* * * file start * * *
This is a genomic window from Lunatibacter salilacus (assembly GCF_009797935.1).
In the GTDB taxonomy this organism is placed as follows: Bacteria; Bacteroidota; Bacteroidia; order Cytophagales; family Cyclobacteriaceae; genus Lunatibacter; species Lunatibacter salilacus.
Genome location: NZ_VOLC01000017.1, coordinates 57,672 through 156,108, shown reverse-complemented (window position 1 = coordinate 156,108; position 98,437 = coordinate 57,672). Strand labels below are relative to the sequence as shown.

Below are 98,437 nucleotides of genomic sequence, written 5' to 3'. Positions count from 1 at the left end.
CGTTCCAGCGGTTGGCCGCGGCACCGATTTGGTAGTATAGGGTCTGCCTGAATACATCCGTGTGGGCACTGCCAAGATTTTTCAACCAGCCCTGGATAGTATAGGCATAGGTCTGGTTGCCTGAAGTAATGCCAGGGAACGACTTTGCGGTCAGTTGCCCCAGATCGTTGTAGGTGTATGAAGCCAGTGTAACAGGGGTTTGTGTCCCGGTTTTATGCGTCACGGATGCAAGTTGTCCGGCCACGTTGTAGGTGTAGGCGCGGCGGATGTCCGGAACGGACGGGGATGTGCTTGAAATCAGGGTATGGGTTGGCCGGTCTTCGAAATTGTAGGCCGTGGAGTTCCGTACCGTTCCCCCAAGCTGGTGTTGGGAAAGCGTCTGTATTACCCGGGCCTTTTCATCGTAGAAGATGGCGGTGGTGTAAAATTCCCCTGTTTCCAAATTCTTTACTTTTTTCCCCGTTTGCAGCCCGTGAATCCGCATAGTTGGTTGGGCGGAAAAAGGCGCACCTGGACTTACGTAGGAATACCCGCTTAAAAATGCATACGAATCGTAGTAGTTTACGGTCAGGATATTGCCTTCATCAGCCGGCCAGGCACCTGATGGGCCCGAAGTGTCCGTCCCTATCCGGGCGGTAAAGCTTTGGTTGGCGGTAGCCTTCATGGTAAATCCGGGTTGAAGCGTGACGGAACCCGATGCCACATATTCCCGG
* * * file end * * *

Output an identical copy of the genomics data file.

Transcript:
This is a genomic window from Lunatibacter salilacus (assembly GCF_009797935.1).
In the GTDB taxonomy this organism is placed as follows: Bacteria; Bacteroidota; Bacteroidia; order Cytophagales; family Cyclobacteriaceae; genus Lunatibacter; species Lunatibacter salilacus.
Genome location: NZ_VOLC01000017.1, coordinates 57,672 through 156,108, shown reverse-complemented (window position 1 = coordinate 156,108; position 98,437 = coordinate 57,672). Strand labels below are relative to the sequence as shown.

Below are 98,437 nucleotides of genomic sequence, written 5' to 3'. Positions count from 1 at the left end.
CGTTCCAGCGGTTGGCCGCGGCACCGATTTGGTAGTATAGGGTCTGCCTGAATACATCCGTGTGGGCACTGCCAAGATTTTTCAACCAGCCCTGGATAGTATAGGCATAGGTCTGGTTGCCTGAAGTAATGCCAGGGAACGACTTTGCGGTCAGTTGCCCCAGATCGTTGTAGGTGTATGAAGCCAGTGTAACAGGGGTTTGTGTCCCGGTTTTATGCGTCACGGATGCAAGTTGTCCGGCCACGTTGTAGGTGTAGGCGCGGCGGATGTCCGGAACGGACGGGGATGTGCTTGAAATCAGGGTATGGGTTGGCCGGTCTTCGAAATTGTAGGCCGTGGAGTTCCGTACCGTTCCCCCAAGCTGGTGTTGGGAAAGCGTCTGTATTACCCGGGCCTTTTCATCGTAGAAGATGGCGGTGGTGTAAAATTCCCCTGTTTCCAAATTCTTTACTTTTTTCCCCGTTTGCAGCCCGTGAATCCGCATAGTTGGTTGGGCGGAAAAAGGCGCACCTGGACTTACGTAGGAATACCCGCTTAAAAATGCATACGAATCGTAGTAGTTTACGGTCAGGATATTGCCTTCATCAGCCGGCCAGGCACCTGATGGGCCCGAAGTGTCCGTCCCTATCCGGGCGGTAAAGCTTTGGTTGGCGGTAGCCTTCATGGTAAATCCGGGTTGAAGCGTGACGGAACCCGATGCCACATATTCCCGG